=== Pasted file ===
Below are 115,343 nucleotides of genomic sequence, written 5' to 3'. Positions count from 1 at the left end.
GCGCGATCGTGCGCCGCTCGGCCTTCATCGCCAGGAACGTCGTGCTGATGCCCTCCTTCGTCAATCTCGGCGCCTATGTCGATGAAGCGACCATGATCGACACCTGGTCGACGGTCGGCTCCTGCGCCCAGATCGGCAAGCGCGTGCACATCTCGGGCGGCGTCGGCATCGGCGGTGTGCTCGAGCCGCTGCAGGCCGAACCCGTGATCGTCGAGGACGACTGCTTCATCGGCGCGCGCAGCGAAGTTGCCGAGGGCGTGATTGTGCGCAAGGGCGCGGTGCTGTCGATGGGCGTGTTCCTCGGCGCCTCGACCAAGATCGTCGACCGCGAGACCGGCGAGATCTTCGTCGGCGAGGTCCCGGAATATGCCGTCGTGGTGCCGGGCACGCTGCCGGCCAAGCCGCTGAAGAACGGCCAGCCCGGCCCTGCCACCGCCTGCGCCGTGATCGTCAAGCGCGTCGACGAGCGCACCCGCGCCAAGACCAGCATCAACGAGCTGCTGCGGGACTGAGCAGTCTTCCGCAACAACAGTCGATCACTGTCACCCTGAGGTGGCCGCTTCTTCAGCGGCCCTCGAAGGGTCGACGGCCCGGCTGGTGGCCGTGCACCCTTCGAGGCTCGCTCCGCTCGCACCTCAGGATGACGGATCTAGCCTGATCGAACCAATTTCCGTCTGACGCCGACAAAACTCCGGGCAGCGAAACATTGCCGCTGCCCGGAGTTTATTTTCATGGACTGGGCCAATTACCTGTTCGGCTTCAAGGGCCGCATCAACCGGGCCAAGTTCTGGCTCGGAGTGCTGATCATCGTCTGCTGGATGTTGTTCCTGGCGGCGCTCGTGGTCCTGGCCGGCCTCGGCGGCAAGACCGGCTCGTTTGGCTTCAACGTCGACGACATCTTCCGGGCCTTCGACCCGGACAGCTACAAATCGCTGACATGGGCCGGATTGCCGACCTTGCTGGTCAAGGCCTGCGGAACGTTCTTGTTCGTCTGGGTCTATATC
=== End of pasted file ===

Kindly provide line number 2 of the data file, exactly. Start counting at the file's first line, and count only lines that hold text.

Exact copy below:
GCGCGATCGTGCGCCGCTCGGCCTTCATCGCCAGGAACGTCGTGCTGATGCCCTCCTTCGTCAATCTCGGCGCCTATGTCGATGAAGCGACCATGATCGACACCTGGTCGACGGTCGGCTCCTGCGCCCAGATCGGCAAGCGCGTGCACATCTCGGGCGGCGTCGGCATCGGCGGTGTGCTCGAGCCGCTGCAGGCCGAACCCGTGATCGTCGAGGACGACTGCTTCATCGGCGCGCGCAGCGAAGTTGCCGAGGGCGTGATTGTGCGCAAGGGCGCGGTGCTGTCGATGGGCGTGTTCCTCGGCGCCTCGACCAAGATCGTCGACCGCGAGACCGGCGAGATCTTCGTCGGCGAGGTCCCGGAATATGCCGTCGTGGTGCCGGGCACGCTGCCGGCCAAGCCGCTGAAGAACGGCCAGCCCGGCCCTGCCACCGCCTGCGCCGTGATCGTCAAGCGCGTCGACGAGCGCACCCGCGCCAAGACCAGCATCAACGAGCTGCTGCGGGACTGAGCAGTCTTCCGCAACAACAGTCGATCACTGTCACCCTGAGGTGGCCGCTTCTTCAGCGGCCCTCGAAGGGTCGACGGCCCGGCTGGTGGCCGTGCACCCTTCGAGGCTCGCTCCGCTCGCACCTCAGGATGACGGATCTAGCCTGATCGAACCAATTTCCGTCTGACGCCGACAAAACTCCGGGCAGCGAAACATTGCCGCTGCCCGGAGTTTATTTTCATGGACTGGGCCAATTACCTGTTCGGCTTCAAGGGCCGCATCAACCGGGCCAAGTTCTGGCTCGGAGTGCTGATCATCGTCTGCTGGATGTTGTTCCTGGCGGCGCTCGTGGTCCTGGCCGGCCTCGGCGGCAAGACCGGCTCGTTTGGCTTCAACGTCGACGACATCTTCCGGGCCTTCGACCCGGACAGCTACAAATCGCTGACATGGGCCGGATTGCCGACCTTGCTGGTCAAGGCCTGCGGAACGTTCTTGTTCGTCTGGGTCTATATC